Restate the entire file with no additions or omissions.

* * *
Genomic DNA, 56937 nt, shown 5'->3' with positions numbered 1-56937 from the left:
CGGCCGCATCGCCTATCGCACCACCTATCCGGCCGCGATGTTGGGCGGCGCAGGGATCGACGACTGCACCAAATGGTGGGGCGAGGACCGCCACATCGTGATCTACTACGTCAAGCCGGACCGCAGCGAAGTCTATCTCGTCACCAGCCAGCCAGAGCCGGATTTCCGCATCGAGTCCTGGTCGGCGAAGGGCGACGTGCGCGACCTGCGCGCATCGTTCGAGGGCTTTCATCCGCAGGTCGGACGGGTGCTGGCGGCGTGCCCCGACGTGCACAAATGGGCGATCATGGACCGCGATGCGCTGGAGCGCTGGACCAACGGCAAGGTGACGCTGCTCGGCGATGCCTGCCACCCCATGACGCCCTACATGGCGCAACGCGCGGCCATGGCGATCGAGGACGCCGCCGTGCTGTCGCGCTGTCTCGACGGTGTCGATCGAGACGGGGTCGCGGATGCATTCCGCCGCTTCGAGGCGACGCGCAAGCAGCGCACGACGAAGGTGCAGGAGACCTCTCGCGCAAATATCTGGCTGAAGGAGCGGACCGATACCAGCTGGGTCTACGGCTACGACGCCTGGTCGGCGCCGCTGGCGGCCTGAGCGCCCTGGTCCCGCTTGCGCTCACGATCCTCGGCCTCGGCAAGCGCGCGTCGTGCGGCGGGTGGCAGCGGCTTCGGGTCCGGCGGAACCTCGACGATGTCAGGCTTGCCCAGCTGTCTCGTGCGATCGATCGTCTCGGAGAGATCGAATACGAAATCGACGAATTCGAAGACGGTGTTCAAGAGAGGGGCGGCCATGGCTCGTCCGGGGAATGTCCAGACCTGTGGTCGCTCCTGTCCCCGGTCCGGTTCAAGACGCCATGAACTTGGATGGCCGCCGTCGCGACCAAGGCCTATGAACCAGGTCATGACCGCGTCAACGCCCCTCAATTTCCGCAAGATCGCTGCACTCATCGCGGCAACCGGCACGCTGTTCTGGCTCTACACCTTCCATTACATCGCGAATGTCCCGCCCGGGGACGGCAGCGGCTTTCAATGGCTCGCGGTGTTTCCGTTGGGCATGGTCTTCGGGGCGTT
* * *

Genomic DNA, 56937 nt, shown 5'->3' with positions numbered 1-56937 from the left:
CGGCCGCATCGCCTATCGCACCACCTATCCGGCCGCGATGTTGGGCGGCGCAGGGATCGACGACTGCACCAAATGGTGGGGCGAGGACCGCCACATCGTGATCTACTACGTCAAGCCGGACCGCAGCGAAGTCTATCTCGTCACCAGCCAGCCAGAGCCGGATTTCCGCATCGAGTCCTGGTCGGCGAAGGGCGACGTGCGCGACCTGCGCGCATCGTTCGAGGGCTTTCATCCGCAGGTCGGACGGGTGCTGGCGGCGTGCCCCGACGTGCACAAATGGGCGATCATGGACCGCGATGCGCTGGAGCGCTGGACCAACGGCAAGGTGACGCTGCTCGGCGATGCCTGCCACCCCATGACGCCCTACATGGCGCAACGCGCGGCCATGGCGATCGAGGACGCCGCCGTGCTGTCGCGCTGTCTCGACGGTGTCGATCGAGACGGGGTCGCGGATGCATTCCGCCGCTTCGAGGCGACGCGCAAGCAGCGCACGACGAAGGTGCAGGAGACCTCTCGCGCAAATATCTGGCTGAAGGAGCGGACCGATACCAGCTGGGTCTACGGCTACGACGCCTGGTCGGCGCCGCTGGCGGCCTGAGCGCCCTGGTCCCGCTTGCGCTCACGATCCTCGGCCTCGGCAAGCGCGCGTCGTGCGGCGGGTGGCAGCGGCTTCGGGTCCGGCGGAACCTCGACGATGTCAGGCTTGCCCAGCTGTCTCGTGCGATCGATCGTCTCGGAGAGATCGAATACGAAATCGACGAATTCGAAGACGGTGTTCAAGAGAGGGGCGGCCATGGCTCGTCCGGGGAATGTCCAGACCTGTGGTCGCTCCTGTCCCCGGTCCGGTTCAAGACGCCATGAACTTGGATGGCCGCCGTCGCGACCAAGGCCTATGAACCAGGTCATGACCGCGTCAACGCCCCTCAATTTCCGCAAGATCGCTGCACTCATCGCGGCAACCGGCACGCTGTTCTGGCTCTACACCTTCCATTACATCGCGAATGTCCCGCCCGGGGACGGCAGCGGCTTTCAATGGCTCGCGGTGTTTCCGTTGGGCATGGTCTTCGGGGCGTT